Table 4 Post-operative complications of S. aureus-colonized vs. non-colonized patients
Fig. 1
figure1

Cumulative 30-, 60-, and 90-day readmission rates and pathological causes

Discussion

This study reports that the incidence of MSSA-colonization in patients undergoing TJA in South Africa was 31.9%. Analysis of the TJA population indicated a 1.7-fold increased risk for MSSA-colonization in those awaiting TKA compared to THA respectively (OR TKA = 0.58, OR THA = 0.33). In the USA, Ramos et al. found that the prevalence of S. aureus colonization in 13,828 consecutive THA, TKA, and spinal fusions was 18.21% [27]. A similar increased prevalence for MRSA was observed in TKA patients (16.3%) compared to THA patients (12.99%) respectively [27].

While no previous studies conducted on S. aureus prevalence in a TJA population in South Africa, an epidemiological study found that nosocomial incidence of MSSA and MRSA varied from 1.9 to 3.7 cases per 1000 admissions and 0.03 to 0.08 cases per 1000 admissions, respectively [28]. In the USA, several studies of patients for TJA report the incidence of S. aureus colonization to range between 17.5–25.1% for MSSA and 1.8–5% for MRSA [29,30,31]. There have been several published S. aureus prevalence studies in the USA for a TJA population; however, respective data for other regions is limited. Hadi et al. reported that 20.8% of 226 patients awaiting TJA in Arak, Iran, were S. aureus carriers [32]. Tsang et al. reported the prevalence for MSSA at 37.9% and MRSA at 2.3%, in 273 TJA patients in the UK [33]. Barbero Allende et al. identified 26.7% of patients colonized with S. aureus awaiting TJA in Spain [34].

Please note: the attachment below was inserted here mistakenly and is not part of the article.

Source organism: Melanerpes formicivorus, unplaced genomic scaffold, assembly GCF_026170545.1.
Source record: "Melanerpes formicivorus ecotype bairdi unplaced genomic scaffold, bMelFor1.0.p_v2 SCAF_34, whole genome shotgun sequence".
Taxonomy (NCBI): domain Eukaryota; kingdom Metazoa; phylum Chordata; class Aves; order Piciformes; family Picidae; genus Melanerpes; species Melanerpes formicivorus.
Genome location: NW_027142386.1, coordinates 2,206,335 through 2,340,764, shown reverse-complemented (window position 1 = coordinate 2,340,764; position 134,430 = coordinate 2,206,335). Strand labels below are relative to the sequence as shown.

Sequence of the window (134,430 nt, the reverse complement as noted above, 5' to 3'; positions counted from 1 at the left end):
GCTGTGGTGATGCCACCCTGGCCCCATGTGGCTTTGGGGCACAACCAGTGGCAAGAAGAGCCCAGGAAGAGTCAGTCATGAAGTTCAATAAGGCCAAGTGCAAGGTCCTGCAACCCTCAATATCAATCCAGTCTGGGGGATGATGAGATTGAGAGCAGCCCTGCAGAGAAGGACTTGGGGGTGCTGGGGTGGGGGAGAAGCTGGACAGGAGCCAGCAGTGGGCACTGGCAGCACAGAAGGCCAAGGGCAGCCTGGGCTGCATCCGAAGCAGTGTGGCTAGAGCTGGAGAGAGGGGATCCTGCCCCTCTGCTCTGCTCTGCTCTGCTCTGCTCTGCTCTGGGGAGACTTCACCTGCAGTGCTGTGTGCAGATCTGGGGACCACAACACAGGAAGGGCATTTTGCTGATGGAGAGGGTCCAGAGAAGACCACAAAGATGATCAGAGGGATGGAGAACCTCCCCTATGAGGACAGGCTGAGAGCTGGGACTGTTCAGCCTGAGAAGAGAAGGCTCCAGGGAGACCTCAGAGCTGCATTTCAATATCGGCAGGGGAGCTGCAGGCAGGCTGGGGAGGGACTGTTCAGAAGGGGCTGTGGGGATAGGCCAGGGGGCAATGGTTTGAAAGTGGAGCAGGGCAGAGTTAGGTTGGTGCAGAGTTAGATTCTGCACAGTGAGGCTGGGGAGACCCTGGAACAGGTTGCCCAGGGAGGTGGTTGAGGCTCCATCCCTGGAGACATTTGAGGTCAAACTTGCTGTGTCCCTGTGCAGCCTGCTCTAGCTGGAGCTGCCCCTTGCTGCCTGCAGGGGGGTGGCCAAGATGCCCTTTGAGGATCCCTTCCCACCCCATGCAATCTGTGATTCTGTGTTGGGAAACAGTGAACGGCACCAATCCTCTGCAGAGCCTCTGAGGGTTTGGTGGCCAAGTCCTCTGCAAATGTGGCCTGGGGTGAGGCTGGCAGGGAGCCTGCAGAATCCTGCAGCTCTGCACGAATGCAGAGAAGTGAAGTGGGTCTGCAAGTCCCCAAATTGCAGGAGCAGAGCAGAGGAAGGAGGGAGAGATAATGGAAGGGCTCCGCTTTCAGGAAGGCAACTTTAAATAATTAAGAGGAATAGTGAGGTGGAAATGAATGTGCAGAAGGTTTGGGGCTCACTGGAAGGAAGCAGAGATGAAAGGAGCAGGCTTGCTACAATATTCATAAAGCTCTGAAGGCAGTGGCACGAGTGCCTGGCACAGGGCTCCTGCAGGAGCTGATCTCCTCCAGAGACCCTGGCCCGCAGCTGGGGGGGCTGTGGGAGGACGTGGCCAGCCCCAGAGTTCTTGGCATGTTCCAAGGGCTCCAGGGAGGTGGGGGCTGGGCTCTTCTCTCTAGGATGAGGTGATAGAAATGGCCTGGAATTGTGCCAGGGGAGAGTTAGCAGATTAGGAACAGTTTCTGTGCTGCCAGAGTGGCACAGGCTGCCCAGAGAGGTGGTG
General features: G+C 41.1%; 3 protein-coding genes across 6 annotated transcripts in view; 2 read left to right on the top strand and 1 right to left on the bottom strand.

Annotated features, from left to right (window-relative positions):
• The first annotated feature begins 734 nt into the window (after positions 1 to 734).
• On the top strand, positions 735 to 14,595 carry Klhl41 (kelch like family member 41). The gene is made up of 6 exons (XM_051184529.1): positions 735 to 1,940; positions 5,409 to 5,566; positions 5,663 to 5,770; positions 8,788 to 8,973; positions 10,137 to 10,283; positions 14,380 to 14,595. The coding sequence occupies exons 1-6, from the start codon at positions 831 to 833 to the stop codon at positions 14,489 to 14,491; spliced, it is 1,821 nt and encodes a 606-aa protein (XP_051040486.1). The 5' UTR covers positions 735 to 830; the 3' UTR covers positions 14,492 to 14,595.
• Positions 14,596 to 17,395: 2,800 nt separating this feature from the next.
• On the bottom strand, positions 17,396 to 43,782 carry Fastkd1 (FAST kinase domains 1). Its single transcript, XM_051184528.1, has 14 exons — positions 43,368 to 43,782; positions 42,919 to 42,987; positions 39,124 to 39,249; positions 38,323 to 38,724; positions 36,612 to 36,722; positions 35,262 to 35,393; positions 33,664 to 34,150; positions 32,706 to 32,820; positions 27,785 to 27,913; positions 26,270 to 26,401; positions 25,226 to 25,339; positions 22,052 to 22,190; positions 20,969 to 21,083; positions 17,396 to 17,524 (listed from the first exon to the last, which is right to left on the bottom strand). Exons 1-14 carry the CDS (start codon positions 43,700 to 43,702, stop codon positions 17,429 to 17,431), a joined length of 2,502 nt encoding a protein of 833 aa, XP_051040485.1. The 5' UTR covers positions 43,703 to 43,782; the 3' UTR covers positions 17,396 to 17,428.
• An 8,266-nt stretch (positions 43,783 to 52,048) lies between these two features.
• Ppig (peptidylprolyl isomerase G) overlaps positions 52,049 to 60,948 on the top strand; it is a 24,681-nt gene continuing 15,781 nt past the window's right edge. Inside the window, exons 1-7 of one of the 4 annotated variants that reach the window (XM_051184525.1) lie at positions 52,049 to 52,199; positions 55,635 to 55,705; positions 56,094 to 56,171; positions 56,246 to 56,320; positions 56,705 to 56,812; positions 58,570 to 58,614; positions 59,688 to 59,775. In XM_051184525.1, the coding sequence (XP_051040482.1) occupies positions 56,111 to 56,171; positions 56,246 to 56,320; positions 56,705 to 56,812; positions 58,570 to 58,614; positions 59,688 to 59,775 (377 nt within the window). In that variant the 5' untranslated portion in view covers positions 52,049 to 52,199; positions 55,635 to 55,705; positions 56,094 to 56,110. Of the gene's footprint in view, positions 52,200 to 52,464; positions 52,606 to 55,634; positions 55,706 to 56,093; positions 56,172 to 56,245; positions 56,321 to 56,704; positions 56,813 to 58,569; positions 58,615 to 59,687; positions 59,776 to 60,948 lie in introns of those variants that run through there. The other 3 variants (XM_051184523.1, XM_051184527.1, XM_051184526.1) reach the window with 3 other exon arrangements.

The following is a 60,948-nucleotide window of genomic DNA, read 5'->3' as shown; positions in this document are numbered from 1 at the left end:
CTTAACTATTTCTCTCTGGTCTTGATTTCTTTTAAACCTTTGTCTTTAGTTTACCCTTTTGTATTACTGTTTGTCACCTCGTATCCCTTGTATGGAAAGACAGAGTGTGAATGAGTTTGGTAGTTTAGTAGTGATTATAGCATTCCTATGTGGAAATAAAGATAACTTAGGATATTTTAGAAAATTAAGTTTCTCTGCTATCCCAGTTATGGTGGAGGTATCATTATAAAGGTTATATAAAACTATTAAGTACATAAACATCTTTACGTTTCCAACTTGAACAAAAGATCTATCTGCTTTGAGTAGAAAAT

Several risk factors have been described for S. aureus colonization including gender, age, recent hospitalization, ethnicity, genetic predisposition, diabetes mellitus, HIV, hemodialysis, other concurrent skin infections, and antibiotic treatment misuse [35]. This study did not identify any statistically significant risk factors that predicted for the pre-operative colonization with S. aureus, which was likely due to the small sample size.